Earlier research has found that the major factors in a firm’s survivability include an ample supply of capital, being large enough to have employees, the owner’s education level, and the owner’s reason for starting the firm.
So where do you begin. Start with your heart and move on to brains.
I. Take a mental printout of these five attitude steps
– Start small if you want to but start today.
– Do not be afraid to fail.
– Everything in life is a learning experience to make a better you
– Enjoy what you do
– Find opportunities on the way.
II. Next start with your entrepreneurship plans. Ask yourself the following questions and write them down
– Your best skills
– Your strengths
– What you enjoy most
– Five years on what you would like to be
– The objective of your business
III. Next jot down opportunities associated with each skill
– Start with broad, get to specific
– Use the internet to search for opportunities. You’ll be amazed at what you’ll find
– Try to identify at least three opportunities
Now you will broadly know what you want to do or think that you know what you would like to work on.
IV. Time to get your brains into action
– Start to plan how will start the business
– Take into account the costs, time, demographic structure and ROI period
– Think of the area of your business
– Try to find a niche
If you follow this step you’ll identify the most suitable business to start with.
V. Time for research
The strategy for research will depend on your line of skill sets and the opportunity for them. Here it might be time for some expert advice especially if you are a bit shaky. You can either hire an expert to do it or do it yourself. Be thorough and explore all possibilities and start building a strategy.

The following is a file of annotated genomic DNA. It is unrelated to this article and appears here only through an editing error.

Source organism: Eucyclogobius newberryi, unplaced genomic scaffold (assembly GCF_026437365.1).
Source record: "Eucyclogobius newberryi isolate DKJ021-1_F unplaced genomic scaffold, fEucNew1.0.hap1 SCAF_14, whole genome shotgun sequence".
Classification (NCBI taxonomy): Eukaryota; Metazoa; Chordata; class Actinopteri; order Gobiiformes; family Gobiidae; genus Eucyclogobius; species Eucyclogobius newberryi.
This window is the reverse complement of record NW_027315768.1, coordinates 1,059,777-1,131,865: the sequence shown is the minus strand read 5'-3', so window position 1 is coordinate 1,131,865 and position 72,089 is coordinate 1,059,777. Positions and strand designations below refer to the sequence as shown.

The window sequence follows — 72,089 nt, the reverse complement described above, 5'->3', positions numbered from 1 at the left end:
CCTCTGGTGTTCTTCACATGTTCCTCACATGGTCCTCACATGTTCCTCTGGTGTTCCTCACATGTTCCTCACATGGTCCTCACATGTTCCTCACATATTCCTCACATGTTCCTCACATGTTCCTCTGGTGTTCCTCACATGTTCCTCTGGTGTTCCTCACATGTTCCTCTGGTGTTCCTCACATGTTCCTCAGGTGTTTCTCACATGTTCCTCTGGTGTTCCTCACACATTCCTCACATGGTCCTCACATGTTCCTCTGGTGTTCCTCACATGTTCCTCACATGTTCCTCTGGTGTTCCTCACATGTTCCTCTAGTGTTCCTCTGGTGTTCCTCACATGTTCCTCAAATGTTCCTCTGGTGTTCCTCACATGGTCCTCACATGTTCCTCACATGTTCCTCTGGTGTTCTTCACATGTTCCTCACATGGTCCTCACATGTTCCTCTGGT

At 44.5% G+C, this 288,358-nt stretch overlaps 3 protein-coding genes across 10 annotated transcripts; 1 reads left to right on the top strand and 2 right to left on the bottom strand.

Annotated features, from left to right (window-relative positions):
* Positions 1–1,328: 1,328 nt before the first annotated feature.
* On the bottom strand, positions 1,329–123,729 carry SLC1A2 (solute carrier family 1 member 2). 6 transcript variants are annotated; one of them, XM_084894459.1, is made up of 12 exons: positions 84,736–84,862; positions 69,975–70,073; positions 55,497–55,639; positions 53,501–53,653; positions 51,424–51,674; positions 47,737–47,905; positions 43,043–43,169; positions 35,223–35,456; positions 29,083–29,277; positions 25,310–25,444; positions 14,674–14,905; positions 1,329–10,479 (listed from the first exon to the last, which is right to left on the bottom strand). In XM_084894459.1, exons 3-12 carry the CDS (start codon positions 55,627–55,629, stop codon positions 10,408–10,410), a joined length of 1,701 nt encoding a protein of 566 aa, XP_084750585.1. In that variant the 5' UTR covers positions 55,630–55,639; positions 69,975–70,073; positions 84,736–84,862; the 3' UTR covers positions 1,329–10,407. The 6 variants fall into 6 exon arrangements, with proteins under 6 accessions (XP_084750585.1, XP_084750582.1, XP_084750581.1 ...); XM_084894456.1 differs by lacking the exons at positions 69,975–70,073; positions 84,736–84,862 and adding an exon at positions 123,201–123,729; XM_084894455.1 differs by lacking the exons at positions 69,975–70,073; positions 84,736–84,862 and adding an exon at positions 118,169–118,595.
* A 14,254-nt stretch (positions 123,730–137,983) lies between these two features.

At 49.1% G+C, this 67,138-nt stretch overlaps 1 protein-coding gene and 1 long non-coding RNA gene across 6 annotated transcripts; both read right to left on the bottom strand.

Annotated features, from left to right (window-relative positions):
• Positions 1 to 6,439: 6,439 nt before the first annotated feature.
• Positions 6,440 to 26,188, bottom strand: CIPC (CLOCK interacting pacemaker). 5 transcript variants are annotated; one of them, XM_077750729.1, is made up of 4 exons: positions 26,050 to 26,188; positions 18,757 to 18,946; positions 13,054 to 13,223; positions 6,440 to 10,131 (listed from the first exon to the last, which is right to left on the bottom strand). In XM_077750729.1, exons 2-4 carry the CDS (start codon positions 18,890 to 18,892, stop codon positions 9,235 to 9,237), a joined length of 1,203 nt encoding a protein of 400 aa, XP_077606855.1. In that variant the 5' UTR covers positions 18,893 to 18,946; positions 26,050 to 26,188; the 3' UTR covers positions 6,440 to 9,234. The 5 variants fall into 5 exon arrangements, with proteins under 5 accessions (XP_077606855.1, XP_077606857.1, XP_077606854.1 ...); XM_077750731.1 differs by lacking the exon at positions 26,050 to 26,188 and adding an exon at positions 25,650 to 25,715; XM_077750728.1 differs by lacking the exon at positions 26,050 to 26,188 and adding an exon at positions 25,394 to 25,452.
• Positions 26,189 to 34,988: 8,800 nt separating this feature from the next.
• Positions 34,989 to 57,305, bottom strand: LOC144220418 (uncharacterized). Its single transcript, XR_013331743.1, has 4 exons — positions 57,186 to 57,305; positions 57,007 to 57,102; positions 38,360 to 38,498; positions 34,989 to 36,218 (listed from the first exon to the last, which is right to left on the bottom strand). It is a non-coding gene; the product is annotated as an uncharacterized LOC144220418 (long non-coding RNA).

VI. Strategy Time
If you are starting for the first time, ask an expert. There are lots of experts online who are willing to give away a few minutes of free consultation. Make most of it.
Opportunities for online entrepreneurship are galore; everyone seems to be moving online and finding a niche.
You can become an infopreneur by packaging your knowledge and selling it. The methodology may vary, but the objective will be to sell.
You have to simply decide a topic. It can be anything. Knowledge from your previous work/business experience, a hobby, passion or anything that interests you; even your grandma’s recipe!
Success stories need
1. Diligent Planning
2. Strategic Information
3. Goal Setting
5. Contemporary Methods
7. Good Customer Relationship
8. Identification of Opportunities
9. Sheer Hard Work
If you are one of those who think you have nothing special, I’m just an ordinary person with no skills or talents there are opportunities for you too. All you need to have is a website. From that website you can find affiliate opportunities, make ad money, manage content or sell products by partnering with drop shippers.
If still in doubt ask the expert.
Copyright (c) 2009 Ajay Prasad
Source by Ajay Prasad